illustration of koreatown at sunset
LA's Koreatown and its people faced many hardships in order to get to where they are today. (Illustration by Katelyn McManis, Columbia College Chicago)
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illustration of koreatown at sunset

Despite the hardships its people have faced, the neighborhood is thriving today.

LA’s Koreatown is simply known as the “best Koreatown outside of Korea” for several reasons. Its innovative restaurants, colorful nightclubs and bustling markets continue to attract numerous visitors who wish to gain a taste of authentic Korean culture that many do not have access to outside of Korea.

Although the cultural diversity of Koreatown has grown exponentially — thanks to the skyrocketing popularity of K-pop and Korean cuisine — this particular district has not always garnered the same amount of success and adoration it receives today.

In fact, many are unaware of the muted struggles that once plagued the Korean enclave. Settlement was segregated and racism greatly affected the neighborhood. However, it is these conflicts that ultimately make the rise of LA’s Koreatown even more magnificent.

The Birth of Koreatown

The establishment of Koreatown is mostly credited to Korean independence activist An Chang-ho, who immigrated to America in 1902 with his wife, Hye Ryeon Lee, making them the first-ever married Korean couple to arrive in America. They moved to San Francisco before deciding to migrate to Bunker Hill in the middle of Downtown Los Angeles around 1903.

An, who soon became the leader of the Korean independence movement and founder of the Korean National Association, eventually came to form the Korean Presbyterian Church on Jefferson Boulevard. Many Korean immigrants came to flock to this area — creating a small section of the city that would eventually be known as current-day Koreatown.

Later, thousands of Korean immigrants — from Korean War orphans to international students — began to move to America. This allowed a once predominantly white community to become a gradually diversifying multiethnic neighborhood.

The small district began to flourish even more thanks to businessman Hi Duk Lee, who identified the initial lack of Korean restaurants and grocery stores for the growing Korean community. In response to this situation, Lee proceeded to open the Olympic Market in 1971, which he stocked with his favorite Korean products.

The market quickly became a booming success with thousands of Korean people visiting to purchase their own ethnic foods. Following the market’s success, Lee purchased five blocks around Normandie Avenue and Olympic, where he built the current prestigious Guelaguetza restaurant, as well as a shopping center that featured numerous small Korean-owned businesses.

However, he did not stop there. Lee’s realization that there was no official “Koreatown” fueled his ambition to establish an official district that Korean Americans could call their own. He worked closely with city officials and property owners to gradually open more Korean-owned businesses. Lee also managed to organize cultural fairs and festivals to showcase Korean arts throughout the year. Thanks to Lee’s constant efforts, Koreatown finally became recognized as its own unique district by Los Angeles County in 1980.

The Effects of Racism on Koreatown

Even before the success of Koreatown, there was a subtle sort of xenophobic fervor that plagued the area. This is most evident in the 1924 National Origins Act, which put restrictions on the number of immigrants that could come from Asia, the Middle East and other parts of the world.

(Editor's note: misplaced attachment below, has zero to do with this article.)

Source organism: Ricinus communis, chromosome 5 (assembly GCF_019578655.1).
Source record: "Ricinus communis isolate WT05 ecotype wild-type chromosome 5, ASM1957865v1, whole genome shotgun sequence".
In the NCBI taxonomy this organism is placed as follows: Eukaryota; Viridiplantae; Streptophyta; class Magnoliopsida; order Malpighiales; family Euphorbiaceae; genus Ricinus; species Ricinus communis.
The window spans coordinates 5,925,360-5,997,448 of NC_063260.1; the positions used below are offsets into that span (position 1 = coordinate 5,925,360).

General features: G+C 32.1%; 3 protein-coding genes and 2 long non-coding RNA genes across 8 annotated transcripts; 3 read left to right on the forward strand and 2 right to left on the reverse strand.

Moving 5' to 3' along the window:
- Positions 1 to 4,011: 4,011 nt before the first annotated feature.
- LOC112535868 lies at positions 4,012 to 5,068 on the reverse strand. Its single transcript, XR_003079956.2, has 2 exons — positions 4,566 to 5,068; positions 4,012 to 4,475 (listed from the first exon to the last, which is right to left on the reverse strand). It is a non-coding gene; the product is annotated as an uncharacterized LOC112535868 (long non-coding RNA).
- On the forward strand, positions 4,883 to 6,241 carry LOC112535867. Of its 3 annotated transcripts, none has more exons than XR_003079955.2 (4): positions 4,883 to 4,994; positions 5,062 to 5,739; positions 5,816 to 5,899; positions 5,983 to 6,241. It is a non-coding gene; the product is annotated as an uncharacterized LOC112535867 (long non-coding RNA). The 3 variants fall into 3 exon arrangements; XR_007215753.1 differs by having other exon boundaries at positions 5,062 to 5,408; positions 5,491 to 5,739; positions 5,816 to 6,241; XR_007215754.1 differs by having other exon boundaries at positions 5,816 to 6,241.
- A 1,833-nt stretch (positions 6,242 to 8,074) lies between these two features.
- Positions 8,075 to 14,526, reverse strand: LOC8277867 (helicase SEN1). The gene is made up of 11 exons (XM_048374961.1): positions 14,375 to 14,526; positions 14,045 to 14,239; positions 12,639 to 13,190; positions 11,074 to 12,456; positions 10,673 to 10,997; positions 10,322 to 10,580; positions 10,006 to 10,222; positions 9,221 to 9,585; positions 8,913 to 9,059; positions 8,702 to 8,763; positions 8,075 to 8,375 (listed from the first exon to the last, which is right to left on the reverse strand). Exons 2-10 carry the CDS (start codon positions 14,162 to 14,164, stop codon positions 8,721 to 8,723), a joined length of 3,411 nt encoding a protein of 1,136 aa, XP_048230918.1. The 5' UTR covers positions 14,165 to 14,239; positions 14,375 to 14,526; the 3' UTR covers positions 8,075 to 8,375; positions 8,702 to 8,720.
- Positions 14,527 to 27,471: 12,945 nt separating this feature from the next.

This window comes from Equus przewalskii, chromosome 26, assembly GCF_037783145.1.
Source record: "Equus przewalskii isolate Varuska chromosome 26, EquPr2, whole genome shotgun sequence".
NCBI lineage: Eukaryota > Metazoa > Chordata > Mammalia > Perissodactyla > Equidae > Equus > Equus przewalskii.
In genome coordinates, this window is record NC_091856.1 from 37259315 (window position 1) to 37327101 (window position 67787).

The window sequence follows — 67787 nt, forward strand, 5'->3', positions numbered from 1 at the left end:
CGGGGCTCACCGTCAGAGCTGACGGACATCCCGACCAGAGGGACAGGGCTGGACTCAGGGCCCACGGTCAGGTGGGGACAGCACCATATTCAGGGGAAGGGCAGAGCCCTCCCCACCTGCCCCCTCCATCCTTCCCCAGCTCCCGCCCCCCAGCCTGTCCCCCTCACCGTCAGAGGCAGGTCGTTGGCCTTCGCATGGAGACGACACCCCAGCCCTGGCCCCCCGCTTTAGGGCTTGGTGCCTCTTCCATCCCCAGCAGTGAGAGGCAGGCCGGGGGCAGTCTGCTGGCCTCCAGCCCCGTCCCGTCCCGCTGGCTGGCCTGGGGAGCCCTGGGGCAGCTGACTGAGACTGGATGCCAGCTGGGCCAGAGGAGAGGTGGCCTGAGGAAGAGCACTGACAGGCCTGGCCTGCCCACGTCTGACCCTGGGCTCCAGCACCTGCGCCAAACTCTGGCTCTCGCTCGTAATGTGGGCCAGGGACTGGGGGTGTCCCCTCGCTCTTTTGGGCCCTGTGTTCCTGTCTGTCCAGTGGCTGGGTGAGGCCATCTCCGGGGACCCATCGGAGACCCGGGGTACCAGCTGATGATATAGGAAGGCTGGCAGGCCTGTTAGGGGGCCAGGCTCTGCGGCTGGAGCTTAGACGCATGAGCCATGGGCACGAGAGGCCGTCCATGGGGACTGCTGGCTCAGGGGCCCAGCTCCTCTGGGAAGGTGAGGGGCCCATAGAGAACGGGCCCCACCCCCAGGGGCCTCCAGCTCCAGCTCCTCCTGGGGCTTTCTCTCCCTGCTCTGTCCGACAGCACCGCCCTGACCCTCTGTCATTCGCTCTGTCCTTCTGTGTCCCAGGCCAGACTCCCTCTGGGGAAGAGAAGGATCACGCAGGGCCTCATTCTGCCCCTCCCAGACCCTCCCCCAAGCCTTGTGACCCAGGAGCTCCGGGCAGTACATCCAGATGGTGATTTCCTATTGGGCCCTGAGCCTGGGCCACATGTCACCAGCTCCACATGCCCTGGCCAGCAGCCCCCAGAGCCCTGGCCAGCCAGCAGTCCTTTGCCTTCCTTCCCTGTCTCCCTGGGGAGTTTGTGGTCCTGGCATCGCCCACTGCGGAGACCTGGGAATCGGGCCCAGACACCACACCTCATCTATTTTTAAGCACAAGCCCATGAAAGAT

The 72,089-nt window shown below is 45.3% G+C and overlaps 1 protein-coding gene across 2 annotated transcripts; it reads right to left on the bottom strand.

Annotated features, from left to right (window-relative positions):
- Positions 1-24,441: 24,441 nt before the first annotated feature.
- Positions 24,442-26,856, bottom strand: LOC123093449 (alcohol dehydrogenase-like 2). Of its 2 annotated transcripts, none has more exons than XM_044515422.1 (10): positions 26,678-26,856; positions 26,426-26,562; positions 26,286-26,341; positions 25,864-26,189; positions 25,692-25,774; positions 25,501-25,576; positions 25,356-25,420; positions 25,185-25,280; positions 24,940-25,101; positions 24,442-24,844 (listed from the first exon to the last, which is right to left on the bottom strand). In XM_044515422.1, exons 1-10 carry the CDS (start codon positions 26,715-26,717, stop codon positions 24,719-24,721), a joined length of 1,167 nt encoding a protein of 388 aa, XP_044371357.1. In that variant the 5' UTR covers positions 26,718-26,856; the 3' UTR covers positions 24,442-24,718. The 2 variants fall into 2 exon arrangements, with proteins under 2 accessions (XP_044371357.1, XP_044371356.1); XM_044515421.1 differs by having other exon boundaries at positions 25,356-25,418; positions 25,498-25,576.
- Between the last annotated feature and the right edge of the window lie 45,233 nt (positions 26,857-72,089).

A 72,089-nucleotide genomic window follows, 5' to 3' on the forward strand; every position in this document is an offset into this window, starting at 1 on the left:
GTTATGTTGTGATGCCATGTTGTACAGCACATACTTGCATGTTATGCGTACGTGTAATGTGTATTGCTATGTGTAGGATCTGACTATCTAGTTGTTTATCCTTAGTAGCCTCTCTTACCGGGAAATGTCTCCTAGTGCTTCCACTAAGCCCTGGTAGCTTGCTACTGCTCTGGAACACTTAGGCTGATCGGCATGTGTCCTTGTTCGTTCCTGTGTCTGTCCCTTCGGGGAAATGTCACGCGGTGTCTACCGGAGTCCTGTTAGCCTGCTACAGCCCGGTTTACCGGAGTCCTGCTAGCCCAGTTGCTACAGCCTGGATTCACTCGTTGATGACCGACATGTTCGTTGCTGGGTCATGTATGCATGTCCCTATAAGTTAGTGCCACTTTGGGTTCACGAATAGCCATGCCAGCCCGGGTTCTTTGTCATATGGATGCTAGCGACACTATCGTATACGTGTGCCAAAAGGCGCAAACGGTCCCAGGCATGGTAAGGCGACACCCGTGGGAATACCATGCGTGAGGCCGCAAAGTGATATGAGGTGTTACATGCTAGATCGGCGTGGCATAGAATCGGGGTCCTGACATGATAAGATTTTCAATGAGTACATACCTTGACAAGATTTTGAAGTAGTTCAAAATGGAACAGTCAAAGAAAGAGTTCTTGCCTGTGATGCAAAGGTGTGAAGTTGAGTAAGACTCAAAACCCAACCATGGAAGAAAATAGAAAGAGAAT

Unfortunately, LA’s Koreatown continued to experience even more serious complications regarding racism as the area began to grow even more prosperous. Racial tensions peaked in 1991 when four white policemen threatened and brutalized Rodney King, a Black American man.

Consequently, an uproar broke out across Los Angeles in spring 1992, when the fury over the policemen’s acquittal became unknowingly directed toward the Korean community. More than 2,000 Korean-run businesses were destroyed during the riots, which caused an estimated $400 million in damages.

Many Koreatown residents felt abandoned by the city as they were left to fend for themselves during the riots and looting. Following the aftermath of the LA Riots, Koreatown was left in pieces, with many small businesses being forced to close down for good.

The Rebuilding and Current Success of Koreatown

Despite this tragedy, Koreatown began to slowly rebuild itself, assisted by many of the younger Korean Americans who decided to invest in Koreatown businesses. South Korean investors later joined in on this trend by investing in more large-scale projects in Koreatown.

Throughout the past two decades, Koreatown has experienced a sudden increase in big-ticket development, with numerous projects currently in progress. Thanks to the prominence of several Korean artists such as Psy and BTS, many more people have been supporting and visiting Korean-owned businesses, especially the younger, more hip students who reside near the area.

Although it is extremely difficult for many longtime Koreatown residents to imagine the suffering that the neighborhood has experienced in the past, it is important to try to see beyond the success of Koreatown by acknowledging past hardships. Only then can one fully appreciate the magnitude of what Koreatown truly has to offer.

Writer Profile

Alice Han

Pepperdine University
Communication Studies (Minor in Journalism)

My name is Alice Han, and I am currently a third-year student at Pepperdine University majoring in communication studies and minoring in journalism. I am originally from Los Angeles, California, but currently reside in Alaska.

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